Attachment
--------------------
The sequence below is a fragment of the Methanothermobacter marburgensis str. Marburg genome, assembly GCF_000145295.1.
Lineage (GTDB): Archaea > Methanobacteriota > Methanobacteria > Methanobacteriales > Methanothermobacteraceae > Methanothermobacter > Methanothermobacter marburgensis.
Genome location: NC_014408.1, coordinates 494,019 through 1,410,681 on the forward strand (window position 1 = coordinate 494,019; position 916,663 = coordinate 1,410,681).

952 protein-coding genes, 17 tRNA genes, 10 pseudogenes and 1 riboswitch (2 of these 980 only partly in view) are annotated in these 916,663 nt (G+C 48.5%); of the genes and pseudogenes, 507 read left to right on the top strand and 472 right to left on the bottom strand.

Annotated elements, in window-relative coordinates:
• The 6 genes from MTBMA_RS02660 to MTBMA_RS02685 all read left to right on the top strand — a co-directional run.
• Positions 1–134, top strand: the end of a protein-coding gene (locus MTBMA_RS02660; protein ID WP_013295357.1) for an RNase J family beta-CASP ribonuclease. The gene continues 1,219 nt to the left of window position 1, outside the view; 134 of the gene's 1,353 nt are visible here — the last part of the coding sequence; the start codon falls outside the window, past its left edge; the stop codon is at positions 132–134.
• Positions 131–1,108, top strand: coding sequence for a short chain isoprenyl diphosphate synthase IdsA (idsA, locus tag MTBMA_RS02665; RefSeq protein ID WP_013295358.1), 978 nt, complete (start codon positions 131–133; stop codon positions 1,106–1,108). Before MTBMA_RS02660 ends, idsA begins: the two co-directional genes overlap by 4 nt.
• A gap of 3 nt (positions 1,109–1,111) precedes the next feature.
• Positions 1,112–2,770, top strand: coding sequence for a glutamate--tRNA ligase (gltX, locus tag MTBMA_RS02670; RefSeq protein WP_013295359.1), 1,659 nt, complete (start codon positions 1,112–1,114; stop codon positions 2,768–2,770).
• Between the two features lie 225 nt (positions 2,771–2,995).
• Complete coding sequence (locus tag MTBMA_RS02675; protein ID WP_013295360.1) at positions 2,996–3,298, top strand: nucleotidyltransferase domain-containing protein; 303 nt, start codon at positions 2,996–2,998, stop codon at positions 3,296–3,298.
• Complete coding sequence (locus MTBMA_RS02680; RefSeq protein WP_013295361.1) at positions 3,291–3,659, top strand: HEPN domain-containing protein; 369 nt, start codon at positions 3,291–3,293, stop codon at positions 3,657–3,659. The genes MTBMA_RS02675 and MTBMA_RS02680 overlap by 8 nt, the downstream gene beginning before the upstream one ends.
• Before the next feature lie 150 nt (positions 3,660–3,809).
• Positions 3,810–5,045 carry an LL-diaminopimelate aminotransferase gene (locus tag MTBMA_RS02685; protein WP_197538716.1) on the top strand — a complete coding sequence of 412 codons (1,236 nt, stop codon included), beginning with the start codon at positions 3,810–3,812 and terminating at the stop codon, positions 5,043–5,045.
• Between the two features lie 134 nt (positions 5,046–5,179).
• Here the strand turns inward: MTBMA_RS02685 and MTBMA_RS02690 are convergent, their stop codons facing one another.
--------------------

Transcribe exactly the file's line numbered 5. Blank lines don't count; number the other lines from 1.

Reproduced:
Annotated elements, in window-relative coordinates: